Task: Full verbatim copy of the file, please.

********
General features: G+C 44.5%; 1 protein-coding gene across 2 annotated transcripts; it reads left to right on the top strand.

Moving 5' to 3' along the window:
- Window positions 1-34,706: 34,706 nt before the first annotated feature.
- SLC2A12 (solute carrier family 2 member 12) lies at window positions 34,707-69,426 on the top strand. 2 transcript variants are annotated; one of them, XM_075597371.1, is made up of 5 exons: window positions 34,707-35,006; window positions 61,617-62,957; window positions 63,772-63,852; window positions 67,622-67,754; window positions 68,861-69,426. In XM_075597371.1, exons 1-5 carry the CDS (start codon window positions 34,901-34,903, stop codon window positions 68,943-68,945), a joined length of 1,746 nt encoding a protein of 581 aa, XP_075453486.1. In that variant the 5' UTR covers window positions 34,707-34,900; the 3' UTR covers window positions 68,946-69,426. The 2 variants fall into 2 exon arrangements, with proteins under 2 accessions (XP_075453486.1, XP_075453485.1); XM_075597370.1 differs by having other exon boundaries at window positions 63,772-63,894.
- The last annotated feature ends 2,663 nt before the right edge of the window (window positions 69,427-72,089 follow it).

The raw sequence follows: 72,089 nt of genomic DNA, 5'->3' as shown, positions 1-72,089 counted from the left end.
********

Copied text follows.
General features: G+C 44.5%; 1 protein-coding gene across 2 annotated transcripts; it reads left to right on the top strand.

Moving 5' to 3' along the window:
- Window positions 1-34,706: 34,706 nt before the first annotated feature.
- SLC2A12 (solute carrier family 2 member 12) lies at window positions 34,707-69,426 on the top strand. 2 transcript variants are annotated; one of them, XM_075597371.1, is made up of 5 exons: window positions 34,707-35,006; window positions 61,617-62,957; window positions 63,772-63,852; window positions 67,622-67,754; window positions 68,861-69,426. In XM_075597371.1, exons 1-5 carry the CDS (start codon window positions 34,901-34,903, stop codon window positions 68,943-68,945), a joined length of 1,746 nt encoding a protein of 581 aa, XP_075453486.1. In that variant the 5' UTR covers window positions 34,707-34,900; the 3' UTR covers window positions 68,946-69,426. The 2 variants fall into 2 exon arrangements, with proteins under 2 accessions (XP_075453486.1, XP_075453485.1); XM_075597370.1 differs by having other exon boundaries at window positions 63,772-63,894.
- The last annotated feature ends 2,663 nt before the right edge of the window (window positions 69,427-72,089 follow it).

The raw sequence follows: 72,089 nt of genomic DNA, 5'->3' as shown, positions 1-72,089 counted from the left end.